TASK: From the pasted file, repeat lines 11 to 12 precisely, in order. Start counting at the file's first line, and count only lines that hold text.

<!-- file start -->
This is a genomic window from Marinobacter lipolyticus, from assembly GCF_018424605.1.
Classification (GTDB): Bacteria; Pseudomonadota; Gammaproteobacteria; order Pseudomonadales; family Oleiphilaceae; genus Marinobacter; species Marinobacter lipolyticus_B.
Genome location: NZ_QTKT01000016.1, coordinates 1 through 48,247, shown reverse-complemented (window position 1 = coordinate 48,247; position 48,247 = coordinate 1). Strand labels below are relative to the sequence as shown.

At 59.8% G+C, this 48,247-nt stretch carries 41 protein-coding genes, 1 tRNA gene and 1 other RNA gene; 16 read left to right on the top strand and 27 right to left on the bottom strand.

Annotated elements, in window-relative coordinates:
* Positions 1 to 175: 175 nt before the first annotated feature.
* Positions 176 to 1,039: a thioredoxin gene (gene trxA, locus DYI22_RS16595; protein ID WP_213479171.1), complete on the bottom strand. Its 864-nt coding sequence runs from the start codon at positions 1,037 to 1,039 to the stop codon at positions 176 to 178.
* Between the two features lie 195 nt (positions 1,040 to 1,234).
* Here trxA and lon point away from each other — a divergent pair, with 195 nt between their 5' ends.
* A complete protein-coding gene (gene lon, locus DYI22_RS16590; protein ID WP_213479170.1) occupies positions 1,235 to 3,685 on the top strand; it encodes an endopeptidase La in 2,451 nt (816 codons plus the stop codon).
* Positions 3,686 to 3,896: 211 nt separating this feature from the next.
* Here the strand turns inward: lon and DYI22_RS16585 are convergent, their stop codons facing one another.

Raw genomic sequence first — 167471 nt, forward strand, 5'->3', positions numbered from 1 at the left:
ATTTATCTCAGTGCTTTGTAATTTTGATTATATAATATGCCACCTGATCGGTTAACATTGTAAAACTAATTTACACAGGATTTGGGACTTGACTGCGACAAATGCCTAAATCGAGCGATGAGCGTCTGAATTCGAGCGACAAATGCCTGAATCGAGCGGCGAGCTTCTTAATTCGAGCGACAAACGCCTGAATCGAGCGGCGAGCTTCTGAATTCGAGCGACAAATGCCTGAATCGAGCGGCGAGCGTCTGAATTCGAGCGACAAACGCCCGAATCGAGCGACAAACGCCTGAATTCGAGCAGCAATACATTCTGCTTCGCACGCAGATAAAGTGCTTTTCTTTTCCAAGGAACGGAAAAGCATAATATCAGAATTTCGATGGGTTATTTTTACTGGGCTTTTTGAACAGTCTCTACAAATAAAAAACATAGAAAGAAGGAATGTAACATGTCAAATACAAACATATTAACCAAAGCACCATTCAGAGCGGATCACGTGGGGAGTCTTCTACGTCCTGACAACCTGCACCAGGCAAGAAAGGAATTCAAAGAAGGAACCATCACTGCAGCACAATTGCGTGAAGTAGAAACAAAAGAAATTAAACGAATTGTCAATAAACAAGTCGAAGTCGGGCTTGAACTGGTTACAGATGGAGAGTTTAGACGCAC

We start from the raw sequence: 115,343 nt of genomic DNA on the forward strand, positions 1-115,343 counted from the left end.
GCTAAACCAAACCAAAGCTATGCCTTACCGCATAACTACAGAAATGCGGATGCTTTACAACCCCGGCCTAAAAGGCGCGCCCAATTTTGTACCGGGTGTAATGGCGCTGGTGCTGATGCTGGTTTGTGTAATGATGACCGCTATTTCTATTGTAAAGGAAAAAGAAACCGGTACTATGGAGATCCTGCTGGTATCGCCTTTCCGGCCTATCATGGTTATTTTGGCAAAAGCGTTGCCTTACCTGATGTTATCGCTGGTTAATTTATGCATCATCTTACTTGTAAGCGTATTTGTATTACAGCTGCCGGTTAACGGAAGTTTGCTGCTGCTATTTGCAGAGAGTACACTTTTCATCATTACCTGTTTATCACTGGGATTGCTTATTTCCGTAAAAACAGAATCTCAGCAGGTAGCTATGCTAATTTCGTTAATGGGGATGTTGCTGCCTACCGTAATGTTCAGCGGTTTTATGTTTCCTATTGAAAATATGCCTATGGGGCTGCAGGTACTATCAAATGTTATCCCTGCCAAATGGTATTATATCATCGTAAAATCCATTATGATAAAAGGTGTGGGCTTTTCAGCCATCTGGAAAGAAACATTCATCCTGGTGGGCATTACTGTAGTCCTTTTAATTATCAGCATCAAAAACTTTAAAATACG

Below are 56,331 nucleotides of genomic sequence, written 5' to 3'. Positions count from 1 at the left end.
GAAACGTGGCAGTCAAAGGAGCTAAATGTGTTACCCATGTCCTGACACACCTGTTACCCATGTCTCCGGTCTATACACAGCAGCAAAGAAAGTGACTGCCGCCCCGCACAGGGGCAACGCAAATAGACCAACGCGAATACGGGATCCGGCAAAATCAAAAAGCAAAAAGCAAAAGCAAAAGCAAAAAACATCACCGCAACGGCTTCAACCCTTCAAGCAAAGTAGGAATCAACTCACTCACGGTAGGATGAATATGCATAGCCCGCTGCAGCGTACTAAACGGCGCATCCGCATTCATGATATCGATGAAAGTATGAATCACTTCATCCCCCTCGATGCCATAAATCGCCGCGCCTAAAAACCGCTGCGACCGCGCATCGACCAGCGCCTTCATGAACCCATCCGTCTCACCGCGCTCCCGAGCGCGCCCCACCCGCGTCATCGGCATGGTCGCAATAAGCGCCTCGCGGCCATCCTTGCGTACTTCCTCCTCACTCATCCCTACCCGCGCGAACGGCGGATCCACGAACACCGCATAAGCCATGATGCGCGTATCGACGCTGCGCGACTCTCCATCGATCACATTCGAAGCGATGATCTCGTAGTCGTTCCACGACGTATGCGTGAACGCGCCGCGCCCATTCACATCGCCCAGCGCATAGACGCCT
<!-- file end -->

* Positions 3,686 to 3,896: 211 nt separating this feature from the next.
* Here the strand turns inward: lon and DYI22_RS16585 are convergent, their stop codons facing one another.